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UPDATE | Agreement between city, union postponed until new city manager arrives
It's been a long wait for negotiations to wrap up on a new contract between the city of Bainbridge Island and one of its employees' union.
Now, they will have to wait even longer.
The city council was primed to consider the approval of a contract between the city and International Association of Machinists and Aerospace Workers, District Lodge 160 at its last meeting. But Councilman Steve Bonkowski felt that with the arrival of new city manager Doug Schulze fast approaching, the council might as well wait for his input.
Bonkowski asked to table talk of the three-year contract at the council's meeting on Wednesday, Oct. 17 until the new city manager can look it over.
The council voted to postpone further discussions on the agreement until Schulze begins his work at the city on Nov. 5.
The proposed agreement took nearly a year to complete and was delayed due to changes at city hall. But in the end, an agreement was reached.
"We don't think it's a great contract, but we think it's fair," Paul Miller of District Lodge 160 said last week.
"Morgan Smith was great to deal with," Miller noted of the interim city manager. "She really helped to bridge the gap between labor and the city that was left in the wake of (former city manager Brenda) Bauer."
The union contract will cover 63 employees, including planners, court clerks, public works crews and others.
The agreement between the city and the machinist union spans the time period from Jan. 1, 2012 to Dec. 31, 2014.
During the life of the contract, city employees will pay more for their health insurance premiums. In the first year of the agreement, the city will cover 100 percent of staff health insurance premiums, and 90 percent of spouses' in 2012. Starting in 2013, however, employees will pay 5 percent of their own premiums and 15 percent of the premiums of their spouses or significant others.
The city will pay 100 percent of the costs for dental and vision health coverage for employees and their families.
Regular salaries will also be modified by the new contract. City employees will receive a pay raise of 1.5 percent that will be retroactive to July 1, 2012.
While the union is satisfied with the raises, they initially tried for more.
"That's our open spot," Miller said. "We would have liked to have seen that go back to Jan. 1 (2012) and be a bit higher, but it's a fair a contract."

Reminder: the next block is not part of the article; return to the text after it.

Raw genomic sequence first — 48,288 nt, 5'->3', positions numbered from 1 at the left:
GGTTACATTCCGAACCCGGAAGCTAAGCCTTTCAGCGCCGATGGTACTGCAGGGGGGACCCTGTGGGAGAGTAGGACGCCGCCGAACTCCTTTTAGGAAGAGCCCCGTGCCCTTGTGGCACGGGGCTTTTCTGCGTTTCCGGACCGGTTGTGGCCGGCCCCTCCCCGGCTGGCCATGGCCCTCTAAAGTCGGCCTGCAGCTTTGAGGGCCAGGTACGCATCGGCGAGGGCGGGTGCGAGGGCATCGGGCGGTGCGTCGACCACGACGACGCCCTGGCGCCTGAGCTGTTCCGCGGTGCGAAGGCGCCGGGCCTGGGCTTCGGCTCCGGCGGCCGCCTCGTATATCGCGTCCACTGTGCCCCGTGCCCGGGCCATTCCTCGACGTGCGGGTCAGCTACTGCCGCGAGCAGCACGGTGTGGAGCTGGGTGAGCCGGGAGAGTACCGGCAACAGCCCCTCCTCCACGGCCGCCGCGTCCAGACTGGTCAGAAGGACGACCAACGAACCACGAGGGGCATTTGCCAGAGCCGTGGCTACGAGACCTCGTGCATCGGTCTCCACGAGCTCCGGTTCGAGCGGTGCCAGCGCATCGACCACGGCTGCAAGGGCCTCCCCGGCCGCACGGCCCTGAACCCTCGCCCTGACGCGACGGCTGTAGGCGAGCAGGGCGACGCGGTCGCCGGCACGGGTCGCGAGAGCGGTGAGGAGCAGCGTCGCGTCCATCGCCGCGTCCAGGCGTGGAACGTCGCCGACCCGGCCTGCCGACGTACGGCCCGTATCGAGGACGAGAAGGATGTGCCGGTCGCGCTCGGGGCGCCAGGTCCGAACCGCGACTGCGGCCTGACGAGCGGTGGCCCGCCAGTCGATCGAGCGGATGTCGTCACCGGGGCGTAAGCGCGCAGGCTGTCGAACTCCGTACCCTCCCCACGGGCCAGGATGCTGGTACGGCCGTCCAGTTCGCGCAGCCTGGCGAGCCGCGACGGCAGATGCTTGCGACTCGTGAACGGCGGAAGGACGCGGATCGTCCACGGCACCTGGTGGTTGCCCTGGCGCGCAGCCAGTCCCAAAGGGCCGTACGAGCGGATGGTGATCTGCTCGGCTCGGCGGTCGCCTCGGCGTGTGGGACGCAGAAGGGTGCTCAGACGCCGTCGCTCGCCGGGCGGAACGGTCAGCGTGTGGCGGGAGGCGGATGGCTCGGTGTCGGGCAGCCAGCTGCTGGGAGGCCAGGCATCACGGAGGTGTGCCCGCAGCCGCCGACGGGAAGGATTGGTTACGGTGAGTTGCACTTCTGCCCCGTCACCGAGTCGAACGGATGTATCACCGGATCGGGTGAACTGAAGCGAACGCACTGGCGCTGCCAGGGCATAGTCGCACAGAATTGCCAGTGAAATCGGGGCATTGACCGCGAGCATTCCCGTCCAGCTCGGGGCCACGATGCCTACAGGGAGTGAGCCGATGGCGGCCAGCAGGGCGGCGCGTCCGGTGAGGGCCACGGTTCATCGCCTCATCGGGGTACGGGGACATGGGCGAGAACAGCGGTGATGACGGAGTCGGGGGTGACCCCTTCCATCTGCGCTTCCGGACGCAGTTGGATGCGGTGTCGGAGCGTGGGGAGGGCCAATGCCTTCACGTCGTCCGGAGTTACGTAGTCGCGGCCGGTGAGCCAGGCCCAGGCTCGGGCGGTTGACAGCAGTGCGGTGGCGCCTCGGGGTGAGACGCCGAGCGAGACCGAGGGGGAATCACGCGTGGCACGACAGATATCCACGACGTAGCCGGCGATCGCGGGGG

Employees who are asked to cover other jobs will also get more pay. Workers who are shifted to another job classification for more than a day will receive "out of class" pay; an additional 5 percent increase in their hourly rate.
The contract also continues education benefits available to staff. At the discretion of the city manager, employees may attend college classes and be reimbursed for tuition and book expenses. Employees must pass courses with a grade of "C" or better to be eligible for reimbursement.
Strikes are highly discouraged in the proposed agreement. The union and its members agree not to stop or slow down city work. The city may also discipline or discharge employees who break the contract's strike clause, while the city also agrees not to lock out any employees.
The union initially submitted their input for a new contract to the city in September 2011. But with the firing of Bauer and the busy schedule at city hall, the contract has taken longer to finalize, Miller said.
One delay was the ongoing legal scrum over layoffs that occurred while Bauer was in charge at city hall, a dispute that eventually resulted in some employees getting their jobs back.
"It's been about six months' worth of negotiation," Smith said.
"One thing that happened was the arbitrator's decision at the beginning of 2012," Smith added.
"We are a small group of folks and there was a lot that had to be implemented from the arbitrator's decision. We had to take care of that before the contract discussions," she said.
An arbitration ruling in January ordered the city to offer jobs back to employees who were previously laid off. It resulted in another reorganization of staff at city hall.
Miller said that city employees have had a hard time in recent years and the contract will hopefully help.
"It's a challenging place to work," Miller said, who has also worked in the city's Public Works Department for 10 years.
Miller noted that city employees have endured many challenges over the past four years, from furloughs to changing medical plans early so the city could save money.
He also said that stable management would also go a long way to ease conditions at city hall.
"The turnover in management is significant," Miller said. "There are a lot of highly skilled employees there and it would be interesting to see what they could do with the right management. It's tough when the direction continually changing."